Learning to utilise your business and management skills, which you use so successfully in the office, in your home life to raise your children is an interesting concept.
When you think about it, management, motivational and negotiating skills apply to both work-related and parenting roles. Kids & Co sets out, in a rather obvious yet useful way, to explain how to “tweak” the use of these skills in different environments.
As chief executive of GMG Radio, responsible for a large staff across five radio stations at Real Radio & Jazz FM, I have a challenging and exciting role. But years of experience have prepared me for this job.
Becoming a father, on the other hand, was more of a rabbit-in-the-headlights experience, where all defences were down, management skills immediately went out the window and I’d often end up on my knees agreeing to almost any demand in order to get some peace – an experience shared by many other high-profile professionals, whose names shall remain anonymous, I hasten to add.
Author Ros Jay, a mother of no fewer than six children herself, has cleverly broken the subjects down into chapters (complete with American-style cheesy titles), such as Customer Relations Skills: make your children feel they matter, and Selling Skills: get your children to do whatever you want ... willingly. But within these chapters is some surprisingly useful help and advice.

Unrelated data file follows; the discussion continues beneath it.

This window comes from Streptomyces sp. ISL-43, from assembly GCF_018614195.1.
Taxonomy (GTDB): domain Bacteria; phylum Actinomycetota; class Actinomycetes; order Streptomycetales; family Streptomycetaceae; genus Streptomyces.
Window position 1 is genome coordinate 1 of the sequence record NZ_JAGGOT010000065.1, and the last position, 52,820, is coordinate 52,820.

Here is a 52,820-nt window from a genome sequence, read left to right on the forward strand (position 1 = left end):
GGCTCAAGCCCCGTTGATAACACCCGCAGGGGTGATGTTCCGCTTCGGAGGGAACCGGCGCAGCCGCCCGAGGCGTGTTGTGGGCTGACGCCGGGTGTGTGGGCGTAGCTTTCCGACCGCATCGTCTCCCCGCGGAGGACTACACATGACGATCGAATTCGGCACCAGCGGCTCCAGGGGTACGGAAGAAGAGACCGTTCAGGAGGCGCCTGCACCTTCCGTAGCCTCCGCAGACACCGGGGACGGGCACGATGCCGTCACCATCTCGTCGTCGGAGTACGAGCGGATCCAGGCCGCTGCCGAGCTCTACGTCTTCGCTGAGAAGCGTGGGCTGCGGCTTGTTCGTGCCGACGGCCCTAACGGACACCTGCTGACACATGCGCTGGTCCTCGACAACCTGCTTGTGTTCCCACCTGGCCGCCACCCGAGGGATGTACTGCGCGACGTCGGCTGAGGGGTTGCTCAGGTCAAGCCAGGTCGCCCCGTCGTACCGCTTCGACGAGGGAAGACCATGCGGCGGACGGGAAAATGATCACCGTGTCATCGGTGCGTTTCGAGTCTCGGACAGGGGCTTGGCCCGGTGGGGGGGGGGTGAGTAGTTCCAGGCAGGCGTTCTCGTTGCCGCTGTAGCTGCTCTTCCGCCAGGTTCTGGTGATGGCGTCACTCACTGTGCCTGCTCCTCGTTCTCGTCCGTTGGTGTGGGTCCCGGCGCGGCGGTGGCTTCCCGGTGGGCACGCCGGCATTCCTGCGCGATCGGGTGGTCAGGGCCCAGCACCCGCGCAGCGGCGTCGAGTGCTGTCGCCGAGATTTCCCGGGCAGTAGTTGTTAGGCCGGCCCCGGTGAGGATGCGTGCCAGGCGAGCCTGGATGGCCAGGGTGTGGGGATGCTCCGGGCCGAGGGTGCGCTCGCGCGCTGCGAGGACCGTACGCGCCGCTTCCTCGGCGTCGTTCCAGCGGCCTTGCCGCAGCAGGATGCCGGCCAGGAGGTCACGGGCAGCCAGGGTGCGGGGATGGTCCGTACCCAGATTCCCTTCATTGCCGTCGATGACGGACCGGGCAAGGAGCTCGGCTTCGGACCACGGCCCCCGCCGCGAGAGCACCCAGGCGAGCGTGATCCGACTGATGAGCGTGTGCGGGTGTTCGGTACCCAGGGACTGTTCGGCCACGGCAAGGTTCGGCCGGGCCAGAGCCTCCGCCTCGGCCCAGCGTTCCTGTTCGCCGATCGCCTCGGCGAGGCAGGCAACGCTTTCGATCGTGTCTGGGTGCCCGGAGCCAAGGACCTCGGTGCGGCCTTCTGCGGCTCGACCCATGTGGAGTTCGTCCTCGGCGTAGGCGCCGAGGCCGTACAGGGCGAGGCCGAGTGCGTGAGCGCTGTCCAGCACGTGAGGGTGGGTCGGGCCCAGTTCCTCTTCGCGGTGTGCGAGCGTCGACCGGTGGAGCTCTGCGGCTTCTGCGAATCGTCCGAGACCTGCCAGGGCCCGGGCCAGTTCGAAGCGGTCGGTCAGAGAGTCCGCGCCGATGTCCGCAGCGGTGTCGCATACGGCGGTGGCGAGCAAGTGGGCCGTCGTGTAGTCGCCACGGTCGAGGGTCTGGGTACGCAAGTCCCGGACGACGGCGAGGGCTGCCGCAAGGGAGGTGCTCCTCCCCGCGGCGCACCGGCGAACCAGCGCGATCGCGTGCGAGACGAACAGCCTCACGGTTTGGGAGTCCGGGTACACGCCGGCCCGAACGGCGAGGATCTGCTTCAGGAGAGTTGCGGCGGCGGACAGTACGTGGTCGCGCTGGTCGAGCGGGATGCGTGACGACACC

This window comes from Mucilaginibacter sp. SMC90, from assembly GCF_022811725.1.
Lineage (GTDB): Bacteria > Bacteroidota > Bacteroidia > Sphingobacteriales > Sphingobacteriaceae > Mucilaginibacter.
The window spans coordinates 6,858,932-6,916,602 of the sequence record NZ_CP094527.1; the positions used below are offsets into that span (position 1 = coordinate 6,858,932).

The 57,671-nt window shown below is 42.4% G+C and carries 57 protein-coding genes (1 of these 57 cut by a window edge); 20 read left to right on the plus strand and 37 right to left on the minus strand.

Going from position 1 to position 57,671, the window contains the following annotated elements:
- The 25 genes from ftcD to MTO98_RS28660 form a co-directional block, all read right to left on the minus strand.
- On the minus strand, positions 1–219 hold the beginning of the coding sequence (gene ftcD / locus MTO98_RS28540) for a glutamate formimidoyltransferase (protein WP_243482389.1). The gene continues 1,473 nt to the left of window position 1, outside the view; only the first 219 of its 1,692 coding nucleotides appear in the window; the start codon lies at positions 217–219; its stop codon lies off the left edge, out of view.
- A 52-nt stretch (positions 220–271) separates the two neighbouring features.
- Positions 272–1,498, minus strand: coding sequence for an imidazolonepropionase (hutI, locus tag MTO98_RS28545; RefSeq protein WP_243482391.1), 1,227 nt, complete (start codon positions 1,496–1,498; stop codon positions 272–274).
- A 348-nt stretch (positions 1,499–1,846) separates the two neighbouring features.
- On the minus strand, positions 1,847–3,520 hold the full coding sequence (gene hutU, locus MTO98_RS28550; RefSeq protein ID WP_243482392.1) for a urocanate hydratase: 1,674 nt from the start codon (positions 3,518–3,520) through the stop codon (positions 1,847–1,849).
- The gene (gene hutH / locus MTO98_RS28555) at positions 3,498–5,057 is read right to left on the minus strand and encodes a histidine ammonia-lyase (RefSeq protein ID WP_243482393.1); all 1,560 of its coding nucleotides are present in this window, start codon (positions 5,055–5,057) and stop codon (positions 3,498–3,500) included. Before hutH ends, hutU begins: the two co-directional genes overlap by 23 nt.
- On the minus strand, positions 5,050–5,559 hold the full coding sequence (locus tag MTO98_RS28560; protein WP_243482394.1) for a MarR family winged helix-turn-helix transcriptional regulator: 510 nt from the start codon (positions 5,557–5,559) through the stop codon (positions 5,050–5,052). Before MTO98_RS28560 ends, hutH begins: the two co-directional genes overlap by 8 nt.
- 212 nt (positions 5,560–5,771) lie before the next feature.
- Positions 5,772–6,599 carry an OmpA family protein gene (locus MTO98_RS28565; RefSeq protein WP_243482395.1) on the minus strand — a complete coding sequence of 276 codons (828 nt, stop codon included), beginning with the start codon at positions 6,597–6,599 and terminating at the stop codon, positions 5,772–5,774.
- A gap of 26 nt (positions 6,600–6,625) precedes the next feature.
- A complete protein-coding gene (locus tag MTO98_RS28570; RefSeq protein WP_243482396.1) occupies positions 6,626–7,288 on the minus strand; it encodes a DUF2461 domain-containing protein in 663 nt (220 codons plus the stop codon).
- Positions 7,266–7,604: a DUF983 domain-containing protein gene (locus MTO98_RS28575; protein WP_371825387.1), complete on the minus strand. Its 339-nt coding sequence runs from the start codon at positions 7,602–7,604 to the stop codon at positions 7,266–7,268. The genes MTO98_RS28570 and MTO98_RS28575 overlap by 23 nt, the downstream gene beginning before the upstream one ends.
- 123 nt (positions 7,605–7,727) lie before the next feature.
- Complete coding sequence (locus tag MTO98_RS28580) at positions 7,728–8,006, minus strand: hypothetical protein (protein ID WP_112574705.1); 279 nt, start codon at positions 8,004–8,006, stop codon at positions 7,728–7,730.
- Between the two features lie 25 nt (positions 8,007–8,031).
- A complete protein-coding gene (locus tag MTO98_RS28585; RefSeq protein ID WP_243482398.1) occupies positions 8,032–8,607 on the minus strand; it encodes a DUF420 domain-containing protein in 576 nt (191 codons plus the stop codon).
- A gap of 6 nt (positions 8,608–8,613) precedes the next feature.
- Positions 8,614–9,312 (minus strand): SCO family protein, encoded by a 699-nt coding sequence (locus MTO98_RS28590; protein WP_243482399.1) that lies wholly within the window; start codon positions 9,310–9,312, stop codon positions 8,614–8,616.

While reading the book, I was never quite sure whether this was a business book dressed up in a new guise or whether it genuinely was trying to do what it said on the tin – that is provide winning business tactics for every family.
Having finished it, I think it works as a combination of both. The useful office and home scenarios throughout the book help you to know when to put your various techniques into practice with the kids and it also reminds you how to use them at work.
Some suggestions, however, are likely to be received with a large dose of scepticism.
For example: Treating your customers with respect is second nature yet it’s often abandoned with the people who deserve it most. Visualise your child’s face as the customer’s, says Ros, and ensure your home echoes with the sounds of “pleases” and “thank you’s” and “sorry to keep you waiting”, and “can I give you a hand with that?” ... I can’t see that catching on myself in my house, especially when breakfast is late, time is at a premium and you have five jobs to do at once.
The one big difference between utilising your skills at work and at home, however, comes on page 63. You can’t fire your children – and they know it! But Ros has advice on how to generate enthusiasm and keep control over your children ... without having to bribe them.
I would recommend Kids & Co as essential reading for new parents. My major criticism is that this book has arrived 20 years too late for me!